Water is made of Hydrogen and Oxygen. Oxygen is not combustible (though strangely it “feeds” fires), but Hydrogen is very flammable. The reason water does not catch fire is that the compound H2O has properties which are not flammable. Pure water cannot catch fire, which is why it is used to put them out. But water that has other gases in it can totally burn as in the picture above. And things like oil can burn on top of water creating the illusion that the water is burning. If Hesychius ever saw the picture above, it wouldn’t make sense to say “ὕδωρ [οὐ] πῦρ γεννήσει.”

rhamnus_cathartica_3
Rhamnus catharticus via Wikimedia Commons

Finally, it is the strangest thing that ραμνος rhamnos, means “buckthorn” in Greek, because even though it is translated “thorn-bush” most species of Rhamnus (the Latinate form of rhamnos for binomial nomenclature) actually do bear fruit! Not figs, but I think figs look kinda gross anyway.

feige-schnitt
No wonder “fig” was an ancient euphemism for genitals…

And furthermore, if the contrast that was being made was that thorns do not produce soft, fleshy, fruit, again, there exist in nature fruits which totally defy our expectations.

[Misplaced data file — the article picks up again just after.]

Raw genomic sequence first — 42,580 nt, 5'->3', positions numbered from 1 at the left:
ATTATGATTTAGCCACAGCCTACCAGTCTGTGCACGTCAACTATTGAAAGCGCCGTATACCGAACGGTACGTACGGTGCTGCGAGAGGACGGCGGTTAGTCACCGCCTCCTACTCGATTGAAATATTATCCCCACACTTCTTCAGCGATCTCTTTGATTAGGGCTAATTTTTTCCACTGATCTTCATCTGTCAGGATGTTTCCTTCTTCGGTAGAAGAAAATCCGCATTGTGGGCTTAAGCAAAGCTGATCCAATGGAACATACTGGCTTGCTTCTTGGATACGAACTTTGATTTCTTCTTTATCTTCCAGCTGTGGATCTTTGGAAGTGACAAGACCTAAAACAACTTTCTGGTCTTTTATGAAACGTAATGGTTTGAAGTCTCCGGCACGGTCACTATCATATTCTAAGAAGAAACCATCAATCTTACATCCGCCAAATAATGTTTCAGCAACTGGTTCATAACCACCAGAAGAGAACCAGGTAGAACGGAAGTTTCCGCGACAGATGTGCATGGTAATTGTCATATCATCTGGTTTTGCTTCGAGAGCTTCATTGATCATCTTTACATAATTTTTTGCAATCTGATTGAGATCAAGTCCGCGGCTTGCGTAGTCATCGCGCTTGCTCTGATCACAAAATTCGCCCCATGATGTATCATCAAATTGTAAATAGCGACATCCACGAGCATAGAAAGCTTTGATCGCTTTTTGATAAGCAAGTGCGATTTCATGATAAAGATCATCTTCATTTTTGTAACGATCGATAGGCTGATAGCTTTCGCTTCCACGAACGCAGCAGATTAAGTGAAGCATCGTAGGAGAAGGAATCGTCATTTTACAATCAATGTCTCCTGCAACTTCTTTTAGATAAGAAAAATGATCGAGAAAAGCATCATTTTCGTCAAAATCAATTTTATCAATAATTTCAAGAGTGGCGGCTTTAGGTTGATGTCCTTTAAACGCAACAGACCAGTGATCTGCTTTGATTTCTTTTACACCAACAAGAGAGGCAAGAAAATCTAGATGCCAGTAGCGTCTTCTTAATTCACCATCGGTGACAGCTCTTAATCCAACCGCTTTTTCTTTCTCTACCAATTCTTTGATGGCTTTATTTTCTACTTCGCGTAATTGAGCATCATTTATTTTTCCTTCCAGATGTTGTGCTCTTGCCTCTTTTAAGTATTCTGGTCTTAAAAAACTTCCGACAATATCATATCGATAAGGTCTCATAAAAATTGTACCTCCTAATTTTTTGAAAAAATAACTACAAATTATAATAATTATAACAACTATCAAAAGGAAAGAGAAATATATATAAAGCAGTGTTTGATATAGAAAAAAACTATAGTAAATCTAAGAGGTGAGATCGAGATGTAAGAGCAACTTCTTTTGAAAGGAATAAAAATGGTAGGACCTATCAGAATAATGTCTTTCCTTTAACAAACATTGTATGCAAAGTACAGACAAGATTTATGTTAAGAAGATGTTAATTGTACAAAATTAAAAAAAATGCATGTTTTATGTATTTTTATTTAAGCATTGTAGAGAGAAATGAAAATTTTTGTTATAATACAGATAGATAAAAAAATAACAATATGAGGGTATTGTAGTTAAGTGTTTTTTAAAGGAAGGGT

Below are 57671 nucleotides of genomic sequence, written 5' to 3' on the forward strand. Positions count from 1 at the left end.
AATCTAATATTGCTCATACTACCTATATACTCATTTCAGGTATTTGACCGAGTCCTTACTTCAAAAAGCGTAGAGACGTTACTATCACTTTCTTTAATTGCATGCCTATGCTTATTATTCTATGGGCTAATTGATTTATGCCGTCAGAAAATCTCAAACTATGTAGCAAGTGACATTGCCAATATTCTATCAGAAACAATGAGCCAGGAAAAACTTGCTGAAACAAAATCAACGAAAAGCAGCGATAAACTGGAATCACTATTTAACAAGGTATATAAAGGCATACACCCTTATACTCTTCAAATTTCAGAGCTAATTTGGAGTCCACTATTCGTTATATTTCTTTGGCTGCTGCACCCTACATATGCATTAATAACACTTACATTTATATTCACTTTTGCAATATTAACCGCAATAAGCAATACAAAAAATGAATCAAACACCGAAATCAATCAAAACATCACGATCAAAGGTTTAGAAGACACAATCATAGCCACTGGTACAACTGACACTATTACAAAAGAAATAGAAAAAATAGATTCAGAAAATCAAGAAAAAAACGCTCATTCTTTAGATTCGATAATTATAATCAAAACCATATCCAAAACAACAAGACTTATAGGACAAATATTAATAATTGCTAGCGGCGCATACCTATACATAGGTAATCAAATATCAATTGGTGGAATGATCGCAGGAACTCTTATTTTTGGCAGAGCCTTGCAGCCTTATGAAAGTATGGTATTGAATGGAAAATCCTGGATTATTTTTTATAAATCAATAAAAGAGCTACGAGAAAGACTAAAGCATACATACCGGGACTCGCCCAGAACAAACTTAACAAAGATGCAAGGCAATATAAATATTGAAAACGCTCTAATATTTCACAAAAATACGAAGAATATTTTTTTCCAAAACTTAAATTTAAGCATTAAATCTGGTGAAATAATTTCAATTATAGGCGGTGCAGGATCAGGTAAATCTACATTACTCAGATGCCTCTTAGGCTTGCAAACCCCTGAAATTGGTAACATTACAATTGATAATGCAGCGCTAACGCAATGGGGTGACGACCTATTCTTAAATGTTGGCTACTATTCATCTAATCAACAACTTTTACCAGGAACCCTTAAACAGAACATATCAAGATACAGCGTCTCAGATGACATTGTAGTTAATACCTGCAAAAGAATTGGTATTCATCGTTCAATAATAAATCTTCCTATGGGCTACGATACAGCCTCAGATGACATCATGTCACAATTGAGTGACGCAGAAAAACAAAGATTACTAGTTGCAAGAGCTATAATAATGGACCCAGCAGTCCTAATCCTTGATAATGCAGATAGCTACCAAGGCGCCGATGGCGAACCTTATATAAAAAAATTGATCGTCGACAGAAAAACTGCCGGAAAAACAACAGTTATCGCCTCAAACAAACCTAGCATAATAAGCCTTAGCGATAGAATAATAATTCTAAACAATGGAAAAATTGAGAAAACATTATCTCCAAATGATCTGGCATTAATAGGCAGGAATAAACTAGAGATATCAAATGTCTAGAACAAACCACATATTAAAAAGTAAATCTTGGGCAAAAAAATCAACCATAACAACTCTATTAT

cactusfruit
Cactus fruit

Surely Hesychius would have gone crazy if he saw a cactus fruit, or a durian, or even a pineapple. That some people worked up the courage to eat these crazy fruits (or to even recognize them as fruits in the first place) is beyond my comprehension. But that is a testament to the lengths hungry humans will go to I guess.

 

durianpic
I think durians look kinda gross… 

Which brings me back to my point. One possibility is to say that Hesychius the presbyter was wrong about the examples he was trying to use to make a spiritual point. And it is possible to deduce that if he was wrong about the examples he was citing to set up the argument, that he was wrong about the argument itself. But what would that mean? That an impure person could be free from devils? That snow can blaze and water burn? That thorns bear fruit all the time? That sinners become saints? Exactly.